• Having two instead of one Gateway Service running, if your application experiences higher loads of incoming requests.
  • Having two (or more) instead of one File Utility Service, during high demand for mail merge or format conversions of documents, as illustrated in figure 6.
Figure 6 – Scaling up the microservices you need more of as the number of users and load increases. In this example, the number of Gateway Services and File Utility Services are increased, while all others are kept unchanged (Internationalization Service, Help Docs Service, and Agent Service).

Other microservices – the complete picture

There are many more microservices than we have touched upon above. If you want even more in-depth information about Genus’ platform architecture, take a look at our Evaluation guide and specifically the Platform architecture section. As you will see, there is some overlap between the current blog post and the Evaluation Guide, but the story is told a little bit differently and the Evaluation Guide overall contains more information.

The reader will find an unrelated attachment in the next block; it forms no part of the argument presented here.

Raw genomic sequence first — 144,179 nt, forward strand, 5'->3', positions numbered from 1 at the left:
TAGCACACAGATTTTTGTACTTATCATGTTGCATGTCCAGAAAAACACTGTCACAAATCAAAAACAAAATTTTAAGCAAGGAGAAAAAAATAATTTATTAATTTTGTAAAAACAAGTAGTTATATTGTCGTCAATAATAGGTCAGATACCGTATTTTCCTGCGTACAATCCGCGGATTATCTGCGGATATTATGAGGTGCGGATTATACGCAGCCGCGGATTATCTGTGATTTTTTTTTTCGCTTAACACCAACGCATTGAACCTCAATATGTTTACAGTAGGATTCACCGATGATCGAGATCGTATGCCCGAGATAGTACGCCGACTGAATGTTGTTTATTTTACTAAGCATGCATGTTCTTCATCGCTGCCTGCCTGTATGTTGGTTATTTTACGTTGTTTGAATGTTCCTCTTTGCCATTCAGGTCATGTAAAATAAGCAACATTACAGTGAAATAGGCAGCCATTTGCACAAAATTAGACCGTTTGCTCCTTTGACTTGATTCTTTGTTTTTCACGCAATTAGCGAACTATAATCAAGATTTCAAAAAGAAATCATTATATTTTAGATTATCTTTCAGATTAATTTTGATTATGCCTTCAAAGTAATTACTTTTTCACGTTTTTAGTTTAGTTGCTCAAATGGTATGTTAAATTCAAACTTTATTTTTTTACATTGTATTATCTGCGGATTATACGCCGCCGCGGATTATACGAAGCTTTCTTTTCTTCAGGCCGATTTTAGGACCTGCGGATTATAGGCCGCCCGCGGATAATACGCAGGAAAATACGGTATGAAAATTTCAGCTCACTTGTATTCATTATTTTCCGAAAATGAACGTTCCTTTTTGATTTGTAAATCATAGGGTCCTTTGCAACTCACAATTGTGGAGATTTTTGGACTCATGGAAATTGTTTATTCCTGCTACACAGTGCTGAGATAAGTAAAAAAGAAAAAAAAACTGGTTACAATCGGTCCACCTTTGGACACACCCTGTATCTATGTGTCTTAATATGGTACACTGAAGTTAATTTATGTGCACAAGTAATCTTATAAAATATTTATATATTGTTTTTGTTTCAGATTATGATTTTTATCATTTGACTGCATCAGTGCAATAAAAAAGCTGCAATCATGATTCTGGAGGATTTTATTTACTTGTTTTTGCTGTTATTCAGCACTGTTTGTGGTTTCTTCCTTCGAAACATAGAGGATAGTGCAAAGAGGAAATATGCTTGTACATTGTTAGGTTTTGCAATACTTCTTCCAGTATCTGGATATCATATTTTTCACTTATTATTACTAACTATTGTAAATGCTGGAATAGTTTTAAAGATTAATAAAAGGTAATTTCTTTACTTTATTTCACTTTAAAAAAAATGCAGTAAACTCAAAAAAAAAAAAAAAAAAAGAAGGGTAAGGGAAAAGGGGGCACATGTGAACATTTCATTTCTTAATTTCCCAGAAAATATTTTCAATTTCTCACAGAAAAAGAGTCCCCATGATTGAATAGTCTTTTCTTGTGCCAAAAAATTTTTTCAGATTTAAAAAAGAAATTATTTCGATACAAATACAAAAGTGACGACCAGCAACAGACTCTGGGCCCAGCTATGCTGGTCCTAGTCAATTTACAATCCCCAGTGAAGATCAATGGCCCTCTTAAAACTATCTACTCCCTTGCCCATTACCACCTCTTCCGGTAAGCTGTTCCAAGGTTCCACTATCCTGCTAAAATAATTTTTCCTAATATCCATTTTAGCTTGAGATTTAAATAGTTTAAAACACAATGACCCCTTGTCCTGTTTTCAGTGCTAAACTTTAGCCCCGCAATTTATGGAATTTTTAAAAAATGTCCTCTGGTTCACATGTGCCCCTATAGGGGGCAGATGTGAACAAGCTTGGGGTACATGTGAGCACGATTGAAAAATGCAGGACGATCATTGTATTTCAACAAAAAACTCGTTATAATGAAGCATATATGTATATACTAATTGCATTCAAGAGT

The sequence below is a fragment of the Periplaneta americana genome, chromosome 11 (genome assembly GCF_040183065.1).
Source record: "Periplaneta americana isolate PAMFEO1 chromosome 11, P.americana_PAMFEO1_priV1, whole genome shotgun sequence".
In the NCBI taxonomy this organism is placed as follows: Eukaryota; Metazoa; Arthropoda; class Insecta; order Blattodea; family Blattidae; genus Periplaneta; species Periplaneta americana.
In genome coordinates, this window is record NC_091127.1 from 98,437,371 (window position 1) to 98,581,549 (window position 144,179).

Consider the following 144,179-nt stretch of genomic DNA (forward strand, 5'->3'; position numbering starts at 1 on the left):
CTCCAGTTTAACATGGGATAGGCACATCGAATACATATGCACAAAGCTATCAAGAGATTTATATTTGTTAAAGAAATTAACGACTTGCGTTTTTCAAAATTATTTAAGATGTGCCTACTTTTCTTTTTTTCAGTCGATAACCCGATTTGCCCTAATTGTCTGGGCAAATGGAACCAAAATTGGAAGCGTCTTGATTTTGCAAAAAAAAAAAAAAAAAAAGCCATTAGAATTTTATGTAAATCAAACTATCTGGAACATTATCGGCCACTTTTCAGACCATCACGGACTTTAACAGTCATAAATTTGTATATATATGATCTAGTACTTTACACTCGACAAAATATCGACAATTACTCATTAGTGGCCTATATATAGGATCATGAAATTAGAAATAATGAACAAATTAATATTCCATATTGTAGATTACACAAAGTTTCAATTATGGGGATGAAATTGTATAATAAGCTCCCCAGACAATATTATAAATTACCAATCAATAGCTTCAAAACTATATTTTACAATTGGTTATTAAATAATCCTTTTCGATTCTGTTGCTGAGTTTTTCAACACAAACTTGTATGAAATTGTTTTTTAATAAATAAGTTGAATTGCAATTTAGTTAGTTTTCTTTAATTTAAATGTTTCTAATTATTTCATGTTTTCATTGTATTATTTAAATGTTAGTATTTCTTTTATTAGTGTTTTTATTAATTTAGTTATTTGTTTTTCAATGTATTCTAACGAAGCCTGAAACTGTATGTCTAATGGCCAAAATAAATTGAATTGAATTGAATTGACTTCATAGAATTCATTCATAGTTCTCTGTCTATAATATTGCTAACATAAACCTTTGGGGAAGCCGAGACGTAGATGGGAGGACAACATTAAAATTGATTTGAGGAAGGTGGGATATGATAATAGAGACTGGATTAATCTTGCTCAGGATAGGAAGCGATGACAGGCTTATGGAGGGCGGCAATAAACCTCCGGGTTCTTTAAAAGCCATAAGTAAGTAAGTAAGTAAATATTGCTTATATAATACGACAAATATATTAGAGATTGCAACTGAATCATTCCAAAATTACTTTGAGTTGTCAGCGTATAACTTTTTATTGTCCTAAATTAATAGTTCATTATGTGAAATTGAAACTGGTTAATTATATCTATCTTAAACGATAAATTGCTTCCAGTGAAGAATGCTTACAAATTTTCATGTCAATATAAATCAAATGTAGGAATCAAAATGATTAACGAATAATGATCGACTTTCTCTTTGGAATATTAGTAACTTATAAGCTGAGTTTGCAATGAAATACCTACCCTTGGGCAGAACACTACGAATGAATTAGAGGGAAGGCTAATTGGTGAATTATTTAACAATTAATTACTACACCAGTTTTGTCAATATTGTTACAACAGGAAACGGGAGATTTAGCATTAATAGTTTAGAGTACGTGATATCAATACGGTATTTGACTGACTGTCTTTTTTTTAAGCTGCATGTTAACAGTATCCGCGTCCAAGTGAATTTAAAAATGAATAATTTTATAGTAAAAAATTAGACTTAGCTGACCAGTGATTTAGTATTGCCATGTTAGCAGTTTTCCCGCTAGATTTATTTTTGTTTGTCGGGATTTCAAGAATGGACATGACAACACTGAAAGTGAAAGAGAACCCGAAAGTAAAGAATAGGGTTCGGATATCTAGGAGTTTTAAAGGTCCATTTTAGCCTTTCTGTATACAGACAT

Figure 7 – The complete picture of the Genus platform’s microservices.

Final words

By describing some use cases we have shown the inner workings of our microservices at a platform level. This emphasizes that Genus is a mature and flexible no-code platform for the enterprise market.

However, there is another level to all of this, not visible when you look at it from the current (platform) perspective. We offer mechanisms for you to make your own microservices-like constructs as part of your specific application model.

However, microservices at the application level is the topic for a future blog post. Make sure you do not miss out. Sign up for our newsletter and get a sneak peek before everyone else.

Einar Bleikvin avatar image
Einar Bleikvin

Einar is Lead Platform Architect in Genus. He is a programmer who believes computer software should be told what you want it to do, rather than forcing you to describe how it should do it.